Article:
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Thursday Night Fireworks Display

by Staff Writer / Buffalo Sabres
Old-school hockey returned to HSBC Arena on Thursday night.

For a team that most hockey experts claimed was heavy on the flash and light on the grit, the Buffalo Sabres showed their toughness and loyalty to each other in the team's 6-5 shootout victory over the Ottawa Senators in front of a raucous, sellout crowd.

Suffering six injuries in that last five games, the Sabres frustrations boiled over when Chris Neil blindsided co-captain Chris Drury. The check, which left Drury flattened and bleeding, came well after the center had released the puck.

"My take on it was that it was a late hit and a dirty hit," said head coach Lindy Ruff. "I don't agree with the hit. He was vulnerable at the time."

"You put two plus two together," said goaltender Martin Biron. "Neil and a late hit, you know that it has to be dirty."

It is undetermined whether or not Drury will be sidelined for any period of time from the hit.

"I don't care if it was when [Drury] hit the ice, or when the shoulder, elbow or forearm hit him, it's a dirty shot," said Ruff. "They knocked one of our best players, our captain, out of the lineup with what I believe was a dirty shot."

The very next shift, Andrew Peters, Adam Mair and Patrick Kaleta were matched up against Ottawa's top line. Chaos ensued as soon as the puck dropped when Buffalo responded to their captain's attack.

Peters mugged Dany Heatley. Mair decked Jason Spezza.

"Nothing was said," said Peters. "We decided to take matters into our own hands and that was it. You take a run at anybody on our team like that and you're going to be faced with some problems."

Biron even found a partner in Ottawa's Ray Emery, marking the first time in nine years there was a netminder scuffle involving a Sabre. Steve Shields squared off with Vancouver's Sean Burke on Jan. 15, 1998.

Outmatched in both size and skill, Biron hung tough before being wrestled to the ground.

"I knew (Emery) had me by 45-pounds and used to fight Sean McMorrow in Rochester," said Biron. "You put him in the player's gear and he'll be considered a heavy weight in the league. I hung on for dear life and didn't get hit in the face, which was good."

Unable to find a willing partner, Peters topped off his night and earned the game misconduct finishing what Biron started, feeding multiple rights to Emery's jaw as he jumped the goalie along the boards.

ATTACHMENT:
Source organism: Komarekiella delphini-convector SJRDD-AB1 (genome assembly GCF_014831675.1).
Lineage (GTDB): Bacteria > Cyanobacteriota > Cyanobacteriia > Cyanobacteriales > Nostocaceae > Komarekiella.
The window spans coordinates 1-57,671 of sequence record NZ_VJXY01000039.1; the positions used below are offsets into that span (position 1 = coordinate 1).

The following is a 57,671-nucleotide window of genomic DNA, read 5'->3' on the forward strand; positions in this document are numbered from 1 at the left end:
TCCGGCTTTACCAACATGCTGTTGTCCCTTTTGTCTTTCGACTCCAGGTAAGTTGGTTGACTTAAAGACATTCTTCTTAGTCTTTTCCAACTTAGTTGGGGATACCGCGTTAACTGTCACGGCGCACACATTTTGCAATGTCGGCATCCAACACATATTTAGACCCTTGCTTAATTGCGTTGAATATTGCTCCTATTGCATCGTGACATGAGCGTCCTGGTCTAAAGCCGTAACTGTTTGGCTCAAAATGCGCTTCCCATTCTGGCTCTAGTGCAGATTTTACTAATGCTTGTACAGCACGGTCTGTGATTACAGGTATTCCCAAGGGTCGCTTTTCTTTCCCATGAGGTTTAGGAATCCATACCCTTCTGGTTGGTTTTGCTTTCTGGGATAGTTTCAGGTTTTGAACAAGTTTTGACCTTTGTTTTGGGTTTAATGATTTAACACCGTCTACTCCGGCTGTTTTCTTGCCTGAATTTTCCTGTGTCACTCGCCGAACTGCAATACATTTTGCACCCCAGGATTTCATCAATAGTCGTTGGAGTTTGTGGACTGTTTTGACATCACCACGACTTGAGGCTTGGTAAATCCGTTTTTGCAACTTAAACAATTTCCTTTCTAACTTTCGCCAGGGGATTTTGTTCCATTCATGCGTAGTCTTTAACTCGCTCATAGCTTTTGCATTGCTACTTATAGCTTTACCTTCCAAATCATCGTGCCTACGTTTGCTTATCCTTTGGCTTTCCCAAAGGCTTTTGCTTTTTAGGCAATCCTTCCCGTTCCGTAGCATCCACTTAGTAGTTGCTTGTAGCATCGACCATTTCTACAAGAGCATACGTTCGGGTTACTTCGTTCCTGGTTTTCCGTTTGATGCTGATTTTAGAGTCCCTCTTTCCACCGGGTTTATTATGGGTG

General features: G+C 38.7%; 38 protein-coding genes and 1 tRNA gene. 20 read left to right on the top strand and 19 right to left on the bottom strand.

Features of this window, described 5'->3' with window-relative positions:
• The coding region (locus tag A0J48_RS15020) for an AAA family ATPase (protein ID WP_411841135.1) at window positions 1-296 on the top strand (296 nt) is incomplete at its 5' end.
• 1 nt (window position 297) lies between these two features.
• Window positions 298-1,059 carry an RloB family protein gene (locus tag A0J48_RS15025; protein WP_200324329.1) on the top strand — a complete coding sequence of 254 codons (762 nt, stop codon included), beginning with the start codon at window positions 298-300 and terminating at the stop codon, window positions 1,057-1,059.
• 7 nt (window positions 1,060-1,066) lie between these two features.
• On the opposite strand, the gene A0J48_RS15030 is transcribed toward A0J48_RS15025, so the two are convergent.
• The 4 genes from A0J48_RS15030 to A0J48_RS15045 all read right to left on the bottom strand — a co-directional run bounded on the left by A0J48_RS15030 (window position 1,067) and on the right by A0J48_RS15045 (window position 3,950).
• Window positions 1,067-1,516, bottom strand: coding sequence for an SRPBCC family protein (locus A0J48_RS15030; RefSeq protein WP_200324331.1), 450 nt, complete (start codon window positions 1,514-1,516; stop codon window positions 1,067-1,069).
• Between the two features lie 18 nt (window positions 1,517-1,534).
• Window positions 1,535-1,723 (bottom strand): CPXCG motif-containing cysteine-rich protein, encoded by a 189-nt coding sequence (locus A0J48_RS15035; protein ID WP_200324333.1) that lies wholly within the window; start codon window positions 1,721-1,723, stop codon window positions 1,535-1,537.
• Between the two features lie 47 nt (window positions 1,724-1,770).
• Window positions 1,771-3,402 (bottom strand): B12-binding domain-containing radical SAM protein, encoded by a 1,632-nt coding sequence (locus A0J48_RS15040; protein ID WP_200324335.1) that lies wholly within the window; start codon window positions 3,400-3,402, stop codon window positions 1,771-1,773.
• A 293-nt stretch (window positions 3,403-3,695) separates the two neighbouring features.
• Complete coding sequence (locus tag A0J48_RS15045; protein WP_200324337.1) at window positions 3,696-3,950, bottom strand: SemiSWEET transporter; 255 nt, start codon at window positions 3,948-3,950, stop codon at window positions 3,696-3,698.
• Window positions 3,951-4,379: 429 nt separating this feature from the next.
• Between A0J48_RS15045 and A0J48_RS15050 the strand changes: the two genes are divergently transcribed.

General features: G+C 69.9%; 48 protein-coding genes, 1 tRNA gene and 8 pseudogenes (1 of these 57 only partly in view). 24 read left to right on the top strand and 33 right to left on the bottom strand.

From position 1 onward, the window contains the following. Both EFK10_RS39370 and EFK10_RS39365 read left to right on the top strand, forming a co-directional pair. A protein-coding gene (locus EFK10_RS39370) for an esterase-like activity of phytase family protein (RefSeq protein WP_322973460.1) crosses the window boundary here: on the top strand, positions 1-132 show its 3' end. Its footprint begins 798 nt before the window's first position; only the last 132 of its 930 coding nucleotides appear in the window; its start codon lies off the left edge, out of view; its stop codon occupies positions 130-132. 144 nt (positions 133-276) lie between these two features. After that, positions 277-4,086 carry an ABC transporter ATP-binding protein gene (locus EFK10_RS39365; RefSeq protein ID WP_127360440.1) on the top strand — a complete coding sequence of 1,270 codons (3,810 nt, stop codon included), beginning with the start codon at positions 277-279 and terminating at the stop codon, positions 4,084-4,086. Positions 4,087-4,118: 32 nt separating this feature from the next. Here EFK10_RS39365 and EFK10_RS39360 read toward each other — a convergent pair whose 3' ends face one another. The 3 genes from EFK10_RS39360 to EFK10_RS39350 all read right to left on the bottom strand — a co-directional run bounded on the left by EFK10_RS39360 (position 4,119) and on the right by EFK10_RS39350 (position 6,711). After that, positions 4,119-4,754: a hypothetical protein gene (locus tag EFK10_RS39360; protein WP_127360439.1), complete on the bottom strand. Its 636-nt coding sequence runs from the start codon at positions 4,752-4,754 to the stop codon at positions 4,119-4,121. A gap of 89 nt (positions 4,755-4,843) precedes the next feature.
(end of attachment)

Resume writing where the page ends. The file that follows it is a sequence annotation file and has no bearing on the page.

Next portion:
"I don't condone the tail end of that, with Andrew," said Ruff of Peter's fight with Emery. "You get caught up in the emotion, but the players did the right thing.

"Andrew's emotion ran a little too high. Maybe that was just a little too far."

When the dust settled, Buffalo was left to finish the second with 14 skaters and one goaltender. Defenseman Nathan Paetsch moved to the wing just to create three full lines.

Peters, two days removed from his first goal of the season, led Buffalo with 19 minutes in penalties. Mair and Biron followed with 17 apiece. Emery was served with a pair of fighting majors, a leaving the crease minor and a game misconduct for a grand total of 22.

"This home-and-home series against these guys feels like the playoffs," said Biron. "It's a team that we've been going up and down against all year, and to have that response in not only the fights but the way we played, we really responded the way we had to."

Thomas Vanek led Buffalo with a pair of goals in the second period. Drury and Dmitri Kalinin each scored, while Clarke MacArthur recorded his first career goal with less than two minutes remaining in the second.

Drew Stafford scored with a backhander on Buffalo's fourth shootout attempt, while Miller stopped all four opposing shooters.

The Sabres will travel to the Scotiabank Place this Saturday for the regular season, series finale between the Northeast Division rivals.

"We'll come back to practice tomorrow and let the emotion settle down," said Biron. "It's still going to be pretty high, but we'll try to put that aside. Saturday is going to be big, going back into their building."
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